The charm quark was predicted in 1970 by Iliopoulos and Maiani when, with future Nobel laureate Sheldon Glashow, they formulated the now-famous “GIM mechanism” in an attempt to understand the weak interaction. This quark - the fourth predicted to exist - is now known to have a positive charge of two-thirds of that of an electron. “The GIM mechanism was a seminal contribution to the developing theory of the electroweak interaction,” David Gross, a member of the Dirac medal selection committee, told physicsworld.com.

Their theory was confirmed in November 1974 with the discovery of the J/Ψ particle - a bound state of a charm quark and a charm antiquark - at both the Brookhaven National Laboratory and the Stanford Linear Accelerator Centre in the US. The discovery persuaded many physicists for the first time to realize that quarks exist.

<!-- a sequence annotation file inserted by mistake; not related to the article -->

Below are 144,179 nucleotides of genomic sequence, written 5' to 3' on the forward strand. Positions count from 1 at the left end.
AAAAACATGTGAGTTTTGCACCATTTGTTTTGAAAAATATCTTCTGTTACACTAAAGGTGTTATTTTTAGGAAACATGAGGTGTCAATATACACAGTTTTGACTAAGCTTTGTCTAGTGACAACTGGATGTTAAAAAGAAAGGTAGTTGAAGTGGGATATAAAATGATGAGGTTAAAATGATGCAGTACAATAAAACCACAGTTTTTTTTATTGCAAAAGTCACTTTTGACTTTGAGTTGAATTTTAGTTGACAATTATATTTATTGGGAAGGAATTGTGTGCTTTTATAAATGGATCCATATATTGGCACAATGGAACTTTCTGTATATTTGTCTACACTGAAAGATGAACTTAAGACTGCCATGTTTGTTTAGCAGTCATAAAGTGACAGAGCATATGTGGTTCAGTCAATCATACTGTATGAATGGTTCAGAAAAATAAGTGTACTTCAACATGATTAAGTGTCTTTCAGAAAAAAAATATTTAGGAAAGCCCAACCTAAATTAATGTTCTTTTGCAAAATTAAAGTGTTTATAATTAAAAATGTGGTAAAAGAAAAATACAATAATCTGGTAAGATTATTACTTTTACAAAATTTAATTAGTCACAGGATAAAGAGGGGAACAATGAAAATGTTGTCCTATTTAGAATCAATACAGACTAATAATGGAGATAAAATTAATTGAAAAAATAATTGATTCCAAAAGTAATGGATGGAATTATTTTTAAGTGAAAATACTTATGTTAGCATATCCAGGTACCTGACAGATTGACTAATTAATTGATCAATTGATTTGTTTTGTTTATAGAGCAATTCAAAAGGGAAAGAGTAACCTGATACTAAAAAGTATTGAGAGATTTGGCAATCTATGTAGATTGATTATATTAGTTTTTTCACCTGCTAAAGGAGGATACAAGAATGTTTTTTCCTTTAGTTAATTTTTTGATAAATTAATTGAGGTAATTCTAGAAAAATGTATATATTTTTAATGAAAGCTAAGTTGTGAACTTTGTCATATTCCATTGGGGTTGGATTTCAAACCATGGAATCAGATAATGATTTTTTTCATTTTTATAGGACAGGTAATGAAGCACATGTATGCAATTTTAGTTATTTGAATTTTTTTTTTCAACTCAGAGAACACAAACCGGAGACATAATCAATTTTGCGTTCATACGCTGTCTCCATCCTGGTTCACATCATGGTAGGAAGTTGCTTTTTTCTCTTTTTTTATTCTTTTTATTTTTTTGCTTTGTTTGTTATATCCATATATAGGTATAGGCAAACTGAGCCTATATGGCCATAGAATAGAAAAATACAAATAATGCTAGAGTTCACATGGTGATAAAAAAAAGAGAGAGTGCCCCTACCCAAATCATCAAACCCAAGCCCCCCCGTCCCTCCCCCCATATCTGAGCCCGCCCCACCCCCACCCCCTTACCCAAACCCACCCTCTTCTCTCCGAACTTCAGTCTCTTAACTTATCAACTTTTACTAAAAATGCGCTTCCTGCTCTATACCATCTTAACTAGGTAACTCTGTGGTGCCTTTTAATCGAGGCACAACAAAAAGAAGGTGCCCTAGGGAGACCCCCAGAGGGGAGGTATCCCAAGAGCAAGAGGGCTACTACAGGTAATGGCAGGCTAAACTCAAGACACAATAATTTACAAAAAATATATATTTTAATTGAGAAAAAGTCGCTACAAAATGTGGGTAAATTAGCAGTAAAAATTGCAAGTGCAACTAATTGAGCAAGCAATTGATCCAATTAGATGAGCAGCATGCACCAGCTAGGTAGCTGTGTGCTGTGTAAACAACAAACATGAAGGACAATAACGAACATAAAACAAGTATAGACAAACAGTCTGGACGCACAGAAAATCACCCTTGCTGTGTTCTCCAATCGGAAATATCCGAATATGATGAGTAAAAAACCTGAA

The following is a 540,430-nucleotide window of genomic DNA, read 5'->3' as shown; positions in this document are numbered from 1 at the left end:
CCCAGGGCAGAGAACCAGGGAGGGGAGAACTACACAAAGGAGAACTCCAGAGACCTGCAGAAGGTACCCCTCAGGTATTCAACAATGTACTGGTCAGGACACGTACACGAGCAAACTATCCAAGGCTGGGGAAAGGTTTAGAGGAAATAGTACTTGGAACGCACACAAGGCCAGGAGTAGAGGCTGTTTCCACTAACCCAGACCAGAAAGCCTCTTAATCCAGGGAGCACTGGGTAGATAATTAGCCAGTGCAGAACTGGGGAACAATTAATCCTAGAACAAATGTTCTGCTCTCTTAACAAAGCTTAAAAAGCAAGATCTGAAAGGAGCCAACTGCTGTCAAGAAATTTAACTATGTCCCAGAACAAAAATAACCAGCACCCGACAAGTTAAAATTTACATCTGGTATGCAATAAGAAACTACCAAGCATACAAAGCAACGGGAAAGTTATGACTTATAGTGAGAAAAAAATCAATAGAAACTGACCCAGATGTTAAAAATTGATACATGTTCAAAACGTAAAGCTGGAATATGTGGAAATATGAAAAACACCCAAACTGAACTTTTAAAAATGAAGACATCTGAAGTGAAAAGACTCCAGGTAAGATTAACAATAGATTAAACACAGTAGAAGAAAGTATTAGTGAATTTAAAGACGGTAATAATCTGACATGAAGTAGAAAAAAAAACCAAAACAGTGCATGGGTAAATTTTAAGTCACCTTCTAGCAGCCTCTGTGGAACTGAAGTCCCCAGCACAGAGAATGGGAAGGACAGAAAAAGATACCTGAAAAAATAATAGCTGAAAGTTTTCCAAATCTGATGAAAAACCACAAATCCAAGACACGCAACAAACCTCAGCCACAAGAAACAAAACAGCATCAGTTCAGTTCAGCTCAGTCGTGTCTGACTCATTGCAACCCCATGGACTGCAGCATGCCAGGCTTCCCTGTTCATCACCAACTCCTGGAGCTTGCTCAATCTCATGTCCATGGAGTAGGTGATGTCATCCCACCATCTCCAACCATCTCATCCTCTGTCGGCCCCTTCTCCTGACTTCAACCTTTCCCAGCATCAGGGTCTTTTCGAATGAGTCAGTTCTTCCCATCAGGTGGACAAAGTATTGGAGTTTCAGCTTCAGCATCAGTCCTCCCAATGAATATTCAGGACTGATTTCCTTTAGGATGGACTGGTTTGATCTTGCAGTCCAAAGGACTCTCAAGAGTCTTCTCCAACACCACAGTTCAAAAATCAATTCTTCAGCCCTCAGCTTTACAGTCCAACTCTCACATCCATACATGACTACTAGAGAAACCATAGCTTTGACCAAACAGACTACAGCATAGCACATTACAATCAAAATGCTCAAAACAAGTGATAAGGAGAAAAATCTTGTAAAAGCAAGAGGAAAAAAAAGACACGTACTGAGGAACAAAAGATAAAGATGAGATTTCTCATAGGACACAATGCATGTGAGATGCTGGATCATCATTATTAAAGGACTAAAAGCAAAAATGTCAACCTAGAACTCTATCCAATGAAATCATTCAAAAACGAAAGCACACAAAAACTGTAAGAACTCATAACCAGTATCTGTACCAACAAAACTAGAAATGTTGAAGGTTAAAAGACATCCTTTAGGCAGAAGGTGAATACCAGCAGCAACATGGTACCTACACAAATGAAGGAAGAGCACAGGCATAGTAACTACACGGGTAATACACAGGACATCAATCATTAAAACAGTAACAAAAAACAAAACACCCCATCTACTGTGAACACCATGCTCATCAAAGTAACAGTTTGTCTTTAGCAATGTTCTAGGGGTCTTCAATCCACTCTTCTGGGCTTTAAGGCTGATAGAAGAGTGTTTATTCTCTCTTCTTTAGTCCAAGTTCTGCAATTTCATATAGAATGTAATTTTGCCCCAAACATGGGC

Maiani says he is extremely honoured to win the medal. “Dirac has been my hero since the beginning of [my] physics studies,” he said. “I will never forget the impression made upon me by the hole theory of the positron, and reading his book - together with [Richard] Feynman’s - is the way I learned quantum mechanics.”

The Dirac Medal is awarded to scientists previously unrecognized by the Nobel prize, Fields medal or Wolf Foundation prize who “have made significant contributions to physics.”